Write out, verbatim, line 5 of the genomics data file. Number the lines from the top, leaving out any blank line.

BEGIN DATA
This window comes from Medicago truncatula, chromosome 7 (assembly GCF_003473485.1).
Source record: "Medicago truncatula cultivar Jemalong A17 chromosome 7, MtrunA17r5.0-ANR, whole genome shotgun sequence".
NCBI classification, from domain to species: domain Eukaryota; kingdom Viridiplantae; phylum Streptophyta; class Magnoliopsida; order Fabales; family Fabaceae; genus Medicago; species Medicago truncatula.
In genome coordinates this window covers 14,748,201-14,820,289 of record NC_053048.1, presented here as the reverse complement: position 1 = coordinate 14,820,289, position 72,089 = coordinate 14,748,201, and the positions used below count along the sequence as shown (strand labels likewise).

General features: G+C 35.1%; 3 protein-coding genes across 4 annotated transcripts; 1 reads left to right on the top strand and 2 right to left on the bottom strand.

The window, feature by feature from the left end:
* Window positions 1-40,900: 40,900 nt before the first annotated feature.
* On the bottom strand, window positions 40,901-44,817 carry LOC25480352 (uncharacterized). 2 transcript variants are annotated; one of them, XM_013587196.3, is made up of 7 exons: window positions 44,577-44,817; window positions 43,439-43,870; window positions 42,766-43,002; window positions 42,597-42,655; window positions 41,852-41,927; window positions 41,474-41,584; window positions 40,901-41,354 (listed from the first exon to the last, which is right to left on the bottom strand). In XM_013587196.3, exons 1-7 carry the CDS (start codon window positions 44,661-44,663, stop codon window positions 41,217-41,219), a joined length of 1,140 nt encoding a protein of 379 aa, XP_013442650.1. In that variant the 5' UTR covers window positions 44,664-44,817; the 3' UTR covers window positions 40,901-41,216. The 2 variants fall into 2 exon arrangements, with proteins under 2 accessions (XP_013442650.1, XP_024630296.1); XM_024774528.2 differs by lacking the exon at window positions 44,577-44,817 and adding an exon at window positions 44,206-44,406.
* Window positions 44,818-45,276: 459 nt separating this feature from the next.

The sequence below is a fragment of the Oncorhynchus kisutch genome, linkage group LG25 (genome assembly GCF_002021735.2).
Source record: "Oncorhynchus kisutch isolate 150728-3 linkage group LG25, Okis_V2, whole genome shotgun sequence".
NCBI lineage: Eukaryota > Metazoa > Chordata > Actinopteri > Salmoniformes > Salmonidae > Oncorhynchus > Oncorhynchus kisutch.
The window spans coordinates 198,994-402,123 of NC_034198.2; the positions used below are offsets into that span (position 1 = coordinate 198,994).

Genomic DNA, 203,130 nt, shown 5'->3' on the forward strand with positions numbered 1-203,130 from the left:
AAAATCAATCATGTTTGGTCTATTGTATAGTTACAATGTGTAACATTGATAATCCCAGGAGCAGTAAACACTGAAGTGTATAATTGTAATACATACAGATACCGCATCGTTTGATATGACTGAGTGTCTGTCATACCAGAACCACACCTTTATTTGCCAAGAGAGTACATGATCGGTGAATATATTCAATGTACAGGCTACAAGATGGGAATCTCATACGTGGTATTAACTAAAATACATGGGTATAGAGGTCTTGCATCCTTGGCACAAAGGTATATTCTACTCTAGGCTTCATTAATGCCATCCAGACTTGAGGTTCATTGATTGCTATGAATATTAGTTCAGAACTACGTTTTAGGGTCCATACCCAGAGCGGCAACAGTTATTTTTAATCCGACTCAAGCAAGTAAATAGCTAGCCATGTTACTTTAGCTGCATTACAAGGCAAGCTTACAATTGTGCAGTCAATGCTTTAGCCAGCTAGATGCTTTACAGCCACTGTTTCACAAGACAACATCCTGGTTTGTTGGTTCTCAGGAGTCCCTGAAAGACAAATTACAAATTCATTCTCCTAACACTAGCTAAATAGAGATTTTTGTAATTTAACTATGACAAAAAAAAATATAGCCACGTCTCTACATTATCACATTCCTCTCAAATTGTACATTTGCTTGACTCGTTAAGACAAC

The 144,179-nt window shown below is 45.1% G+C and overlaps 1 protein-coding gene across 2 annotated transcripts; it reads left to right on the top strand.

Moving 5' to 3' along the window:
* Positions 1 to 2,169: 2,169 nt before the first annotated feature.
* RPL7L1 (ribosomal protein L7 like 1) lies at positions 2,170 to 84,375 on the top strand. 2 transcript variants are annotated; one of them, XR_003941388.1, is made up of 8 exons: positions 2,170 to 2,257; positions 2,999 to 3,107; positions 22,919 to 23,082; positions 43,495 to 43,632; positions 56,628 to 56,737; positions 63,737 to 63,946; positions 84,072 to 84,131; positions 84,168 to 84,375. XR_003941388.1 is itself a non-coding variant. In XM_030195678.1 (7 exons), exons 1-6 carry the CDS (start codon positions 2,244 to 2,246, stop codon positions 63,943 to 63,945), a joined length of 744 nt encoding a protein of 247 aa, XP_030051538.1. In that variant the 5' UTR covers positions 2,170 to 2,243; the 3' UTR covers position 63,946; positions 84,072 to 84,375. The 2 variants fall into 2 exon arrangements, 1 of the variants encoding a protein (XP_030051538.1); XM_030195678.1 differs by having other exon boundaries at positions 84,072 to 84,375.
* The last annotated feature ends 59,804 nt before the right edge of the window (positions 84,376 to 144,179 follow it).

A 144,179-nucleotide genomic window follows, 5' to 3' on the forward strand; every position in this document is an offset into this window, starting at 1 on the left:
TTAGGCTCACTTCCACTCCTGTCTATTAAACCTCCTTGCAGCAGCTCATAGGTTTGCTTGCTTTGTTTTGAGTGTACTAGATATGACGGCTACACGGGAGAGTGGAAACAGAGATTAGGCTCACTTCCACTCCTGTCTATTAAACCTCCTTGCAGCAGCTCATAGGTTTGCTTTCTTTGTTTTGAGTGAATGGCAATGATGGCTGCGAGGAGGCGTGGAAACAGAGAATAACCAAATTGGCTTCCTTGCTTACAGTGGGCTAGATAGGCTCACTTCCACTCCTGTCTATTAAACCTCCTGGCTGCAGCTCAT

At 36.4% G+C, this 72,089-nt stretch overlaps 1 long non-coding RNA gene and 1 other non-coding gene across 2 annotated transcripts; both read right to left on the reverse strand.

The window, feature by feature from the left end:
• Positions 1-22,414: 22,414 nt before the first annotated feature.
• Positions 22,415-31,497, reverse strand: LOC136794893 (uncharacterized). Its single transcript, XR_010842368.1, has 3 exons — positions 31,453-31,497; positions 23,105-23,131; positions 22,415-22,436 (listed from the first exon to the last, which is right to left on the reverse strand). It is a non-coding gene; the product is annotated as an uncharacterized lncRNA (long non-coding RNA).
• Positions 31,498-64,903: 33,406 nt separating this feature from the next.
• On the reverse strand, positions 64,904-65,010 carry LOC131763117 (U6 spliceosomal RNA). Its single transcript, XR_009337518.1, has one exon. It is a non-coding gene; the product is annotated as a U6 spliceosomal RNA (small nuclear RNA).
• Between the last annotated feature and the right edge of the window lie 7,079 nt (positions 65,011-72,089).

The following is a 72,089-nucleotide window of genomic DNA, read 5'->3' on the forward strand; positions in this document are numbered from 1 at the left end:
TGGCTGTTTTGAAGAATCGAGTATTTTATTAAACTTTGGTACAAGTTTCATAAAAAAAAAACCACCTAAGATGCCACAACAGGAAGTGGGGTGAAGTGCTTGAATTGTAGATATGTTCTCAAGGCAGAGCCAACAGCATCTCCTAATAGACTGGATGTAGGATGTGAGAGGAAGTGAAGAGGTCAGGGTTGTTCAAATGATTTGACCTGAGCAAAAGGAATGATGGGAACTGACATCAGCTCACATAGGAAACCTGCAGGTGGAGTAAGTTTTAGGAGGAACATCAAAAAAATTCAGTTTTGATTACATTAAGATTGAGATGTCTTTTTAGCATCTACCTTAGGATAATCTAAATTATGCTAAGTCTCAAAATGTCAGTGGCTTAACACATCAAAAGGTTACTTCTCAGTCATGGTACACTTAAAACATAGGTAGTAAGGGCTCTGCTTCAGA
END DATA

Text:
General features: G+C 35.1%; 3 protein-coding genes across 4 annotated transcripts; 1 reads left to right on the top strand and 2 right to left on the bottom strand.